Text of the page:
Denmark's decision to resume their Euro 2020 clash with Finland following Christian Eriksen's cardiac arrest "was the least bad one", according to forward Martin Braithwaite.

Inter midfielder Eriksen was given CPR by medics late on in the first half of Saturday's Group B match after collapsing with no other players around him.

The fixture was suspended while Eriksen received life-saving treatment on the field, but it resumed a little under two hours later after the midfielder was confirmed to be "awake".

Tournament organisers UEFA said it agreed to restart the match "following the request made by players of both teams".

However, Denmark boss Kasper Hjulmand said on Sunday that the game should never have resumed from the 41st minute, with his side going on to lose 1-0 in Copenhagen.

The Danes also had the option of coming back the following day, but Braithwaite believes the decision they made was the best on offer.

"None of the options were good. We took the least bad one," Braithwaite said at a news conference on Monday. 

"There were lots of players who were unable to play. We were in a bad place. We made the least bad decision."

Joel Pohjanpalo scored a famous winner for major tournament debutants Finland from their only attempt of the match, with Pierre-Emile Hojbjerg missing a penalty for Denmark 14 minutes later.

Kasper Schmeichel was also on the field at the time of the horrific incident involving Eriksen and agreed with Braithwaite that Denmark were put in a difficult spot.

"We have been put in a position where, on a personal level, I think we should not have been placed," he told reporters.

"We had two options: either come back the next day [Sunday] at noon or resume the game. 

"Someone higher up than us would have had to tell us that this was not the time to make such a decision, and that we should probably wait until the next day to decide.

"But what happened has happened, and let's hope they learn from it."

In the latest update provided by the Danish Football Union on Monday, Eriksen is said to be in a "stable and good" condition as he continues to be monitored in hospital.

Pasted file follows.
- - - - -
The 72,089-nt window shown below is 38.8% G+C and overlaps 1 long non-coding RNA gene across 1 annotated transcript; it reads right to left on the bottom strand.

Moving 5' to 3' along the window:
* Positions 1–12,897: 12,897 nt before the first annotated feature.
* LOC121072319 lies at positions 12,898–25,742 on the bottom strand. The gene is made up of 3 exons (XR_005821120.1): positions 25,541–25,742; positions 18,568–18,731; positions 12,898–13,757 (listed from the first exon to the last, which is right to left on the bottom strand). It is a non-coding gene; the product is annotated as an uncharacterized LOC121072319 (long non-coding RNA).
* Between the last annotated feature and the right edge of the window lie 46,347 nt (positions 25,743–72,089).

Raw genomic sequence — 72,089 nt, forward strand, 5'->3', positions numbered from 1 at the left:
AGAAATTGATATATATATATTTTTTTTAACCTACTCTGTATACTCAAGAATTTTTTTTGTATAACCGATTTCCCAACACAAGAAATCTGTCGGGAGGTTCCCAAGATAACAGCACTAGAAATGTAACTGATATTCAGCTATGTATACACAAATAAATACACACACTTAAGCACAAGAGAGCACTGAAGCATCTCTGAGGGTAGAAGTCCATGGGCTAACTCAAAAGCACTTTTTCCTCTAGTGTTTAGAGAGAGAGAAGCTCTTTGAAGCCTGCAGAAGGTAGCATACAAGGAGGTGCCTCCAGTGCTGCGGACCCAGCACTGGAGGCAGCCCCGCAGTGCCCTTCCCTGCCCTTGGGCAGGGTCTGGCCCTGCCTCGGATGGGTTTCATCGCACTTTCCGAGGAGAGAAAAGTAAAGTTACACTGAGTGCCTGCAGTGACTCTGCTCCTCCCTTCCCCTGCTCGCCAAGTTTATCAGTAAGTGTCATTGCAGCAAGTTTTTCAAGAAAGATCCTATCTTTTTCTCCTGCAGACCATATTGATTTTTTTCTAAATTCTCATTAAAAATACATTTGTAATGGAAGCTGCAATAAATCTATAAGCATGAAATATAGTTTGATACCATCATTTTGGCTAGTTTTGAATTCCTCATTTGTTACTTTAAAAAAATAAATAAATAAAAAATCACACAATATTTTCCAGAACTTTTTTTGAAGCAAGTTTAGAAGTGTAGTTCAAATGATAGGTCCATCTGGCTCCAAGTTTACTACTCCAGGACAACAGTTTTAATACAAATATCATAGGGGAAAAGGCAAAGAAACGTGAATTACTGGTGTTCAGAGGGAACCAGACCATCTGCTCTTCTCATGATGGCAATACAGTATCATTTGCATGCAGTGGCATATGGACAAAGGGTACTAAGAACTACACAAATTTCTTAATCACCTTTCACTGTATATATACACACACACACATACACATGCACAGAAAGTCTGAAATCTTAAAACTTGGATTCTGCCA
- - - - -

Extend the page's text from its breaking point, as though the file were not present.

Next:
Schmeichel revealed at the same news conference that Eriksen was "smiling and laughing" when he visited his team-mate in hospital on Sunday.

Denmark return to Group B action on Thursday with another home match against Belgium.

Kasper Schmeichel has revealed stricken Denmark team-mate Christian Eriksen is "smiling and laughing" in hospital after being kept alive by the "miracle" work of quick-thinking medics.

Inter midfielder Eriksen was given CPR on the pitch during the first half of Saturday's Euro 2020 clash with Finland in Copenhagen after collapsing with no other players around him.

Denmark's team doctor Morten Boesen confirmed on Sunday that the 29-year-old suffered a cardiac arrest and "was gone" before being resuscitated on the field.

In the latest update provided by the Danish Football Union on Monday, Eriksen is said to be in a "stable and good" condition as he continues to be monitored in hospital.

Eriksen also released a statement on Monday via his agent Martin Schoots, thanking those who assisted him and vowing to get to the bottom of what caused the cardiac arrest.

The former Ajax and Tottenham midfielder now appears to be on the mend, with Schmeichel allowed to visit him in hospital on Sunday.